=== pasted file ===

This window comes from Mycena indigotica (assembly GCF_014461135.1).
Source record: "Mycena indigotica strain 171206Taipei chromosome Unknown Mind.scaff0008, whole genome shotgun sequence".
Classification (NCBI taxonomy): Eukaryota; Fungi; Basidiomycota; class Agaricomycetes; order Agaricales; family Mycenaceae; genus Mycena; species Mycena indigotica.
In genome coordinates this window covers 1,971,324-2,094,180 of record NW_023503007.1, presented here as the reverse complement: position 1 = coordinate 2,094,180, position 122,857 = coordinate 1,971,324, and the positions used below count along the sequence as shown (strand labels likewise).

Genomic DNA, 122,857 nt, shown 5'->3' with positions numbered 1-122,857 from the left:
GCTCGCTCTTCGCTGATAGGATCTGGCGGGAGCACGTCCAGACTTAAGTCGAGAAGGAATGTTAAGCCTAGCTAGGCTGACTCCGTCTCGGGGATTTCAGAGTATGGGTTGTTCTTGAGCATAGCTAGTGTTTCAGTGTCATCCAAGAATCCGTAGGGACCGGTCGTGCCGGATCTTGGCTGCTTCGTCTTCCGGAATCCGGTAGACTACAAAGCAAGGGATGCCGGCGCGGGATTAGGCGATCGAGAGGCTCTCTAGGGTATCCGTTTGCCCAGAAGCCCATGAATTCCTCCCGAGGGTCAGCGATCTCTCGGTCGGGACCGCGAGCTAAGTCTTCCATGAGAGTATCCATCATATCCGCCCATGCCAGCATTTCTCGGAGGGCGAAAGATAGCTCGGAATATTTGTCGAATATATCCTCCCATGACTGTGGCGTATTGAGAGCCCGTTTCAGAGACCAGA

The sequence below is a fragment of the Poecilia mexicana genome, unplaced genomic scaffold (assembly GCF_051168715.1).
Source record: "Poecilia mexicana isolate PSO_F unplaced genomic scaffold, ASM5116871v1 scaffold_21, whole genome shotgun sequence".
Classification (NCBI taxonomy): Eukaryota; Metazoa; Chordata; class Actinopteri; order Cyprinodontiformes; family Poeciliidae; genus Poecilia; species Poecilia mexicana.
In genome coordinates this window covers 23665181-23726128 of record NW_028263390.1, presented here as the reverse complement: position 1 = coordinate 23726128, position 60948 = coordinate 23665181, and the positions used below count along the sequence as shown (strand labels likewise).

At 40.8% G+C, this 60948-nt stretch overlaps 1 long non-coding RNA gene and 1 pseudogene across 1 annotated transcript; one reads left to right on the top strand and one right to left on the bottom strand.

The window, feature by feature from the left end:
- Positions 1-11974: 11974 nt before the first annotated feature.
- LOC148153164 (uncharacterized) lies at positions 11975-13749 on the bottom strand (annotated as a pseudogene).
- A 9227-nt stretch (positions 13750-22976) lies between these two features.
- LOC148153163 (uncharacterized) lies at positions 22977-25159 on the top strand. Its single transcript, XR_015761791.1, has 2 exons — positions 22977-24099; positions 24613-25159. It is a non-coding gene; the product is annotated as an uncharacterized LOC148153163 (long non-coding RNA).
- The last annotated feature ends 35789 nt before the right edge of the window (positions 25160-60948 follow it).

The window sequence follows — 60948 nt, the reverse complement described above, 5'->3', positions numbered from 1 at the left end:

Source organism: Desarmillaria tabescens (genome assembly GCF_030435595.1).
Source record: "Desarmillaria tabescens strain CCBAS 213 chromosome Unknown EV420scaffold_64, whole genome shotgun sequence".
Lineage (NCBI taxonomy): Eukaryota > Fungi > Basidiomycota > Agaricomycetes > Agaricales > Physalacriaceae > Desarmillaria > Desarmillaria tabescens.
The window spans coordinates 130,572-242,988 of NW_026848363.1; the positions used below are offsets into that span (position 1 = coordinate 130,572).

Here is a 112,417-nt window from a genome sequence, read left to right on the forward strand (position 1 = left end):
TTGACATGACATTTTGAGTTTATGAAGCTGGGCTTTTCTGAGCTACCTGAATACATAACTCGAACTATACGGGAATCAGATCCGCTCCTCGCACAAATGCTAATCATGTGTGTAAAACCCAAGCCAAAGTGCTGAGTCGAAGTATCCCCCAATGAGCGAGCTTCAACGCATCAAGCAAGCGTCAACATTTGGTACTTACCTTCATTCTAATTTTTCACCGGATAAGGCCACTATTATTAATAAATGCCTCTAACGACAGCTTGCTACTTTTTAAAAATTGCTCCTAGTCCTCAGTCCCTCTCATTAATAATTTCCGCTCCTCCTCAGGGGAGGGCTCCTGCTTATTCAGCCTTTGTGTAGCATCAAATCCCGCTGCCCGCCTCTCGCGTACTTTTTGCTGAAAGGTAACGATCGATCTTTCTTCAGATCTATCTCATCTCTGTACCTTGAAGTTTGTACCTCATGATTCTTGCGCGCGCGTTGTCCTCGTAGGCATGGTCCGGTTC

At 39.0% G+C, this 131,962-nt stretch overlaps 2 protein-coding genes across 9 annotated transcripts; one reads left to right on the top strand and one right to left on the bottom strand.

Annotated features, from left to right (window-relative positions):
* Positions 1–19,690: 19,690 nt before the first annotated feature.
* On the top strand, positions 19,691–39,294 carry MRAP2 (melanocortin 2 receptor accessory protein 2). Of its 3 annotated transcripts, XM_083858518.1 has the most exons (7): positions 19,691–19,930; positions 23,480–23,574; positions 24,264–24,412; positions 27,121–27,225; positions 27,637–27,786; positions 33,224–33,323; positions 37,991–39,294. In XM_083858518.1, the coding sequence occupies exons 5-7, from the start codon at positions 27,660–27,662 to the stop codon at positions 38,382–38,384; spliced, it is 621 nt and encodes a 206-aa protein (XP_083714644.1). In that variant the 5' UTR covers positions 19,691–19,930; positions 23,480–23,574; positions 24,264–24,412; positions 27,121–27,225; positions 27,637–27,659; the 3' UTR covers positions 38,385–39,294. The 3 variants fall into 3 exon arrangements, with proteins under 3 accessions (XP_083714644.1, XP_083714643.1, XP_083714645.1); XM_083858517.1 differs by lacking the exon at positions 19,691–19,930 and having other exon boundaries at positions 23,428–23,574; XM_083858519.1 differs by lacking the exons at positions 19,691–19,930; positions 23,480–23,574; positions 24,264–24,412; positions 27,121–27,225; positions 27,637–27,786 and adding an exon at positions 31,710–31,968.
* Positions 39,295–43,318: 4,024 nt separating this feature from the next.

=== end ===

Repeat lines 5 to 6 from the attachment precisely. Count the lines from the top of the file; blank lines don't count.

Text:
Genomic DNA, 122,857 nt, shown 5'->3' with positions numbered 1-122,857 from the left:
GCTCGCTCTTCGCTGATAGGATCTGGCGGGAGCACGTCCAGACTTAAGTCGAGAAGGAATGTTAAGCCTAGCTAGGCTGACTCCGTCTCGGGGATTTCAGAGTATGGGTTGTTCTTGAGCATAGCTAGTGTTTCAGTGTCATCCAAGAATCCGTAGGGACCGGTCGTGCCGGATCTTGGCTGCTTCGTCTTCCGGAATCCGGTAGACTACAAAGCAAGGGATGCCGGCGCGGGATTAGGCGATCGAGAGGCTCTCTAGGGTATCCGTTTGCCCAGAAGCCCATGAATTCCTCCCGAGGGTCAGCGATCTCTCGGTCGGGACCGCGAGCTAAGTCTTCCATGAGAGTATCCATCATATCCGCCCATGCCAGCATTTCTCGGAGGGCGAAAGATAGCTCGGAATATTTGTCGAATATATCCTCCCATGACTGTGGCGTATTGAGAGCCCGTTTCAGAGACCAGA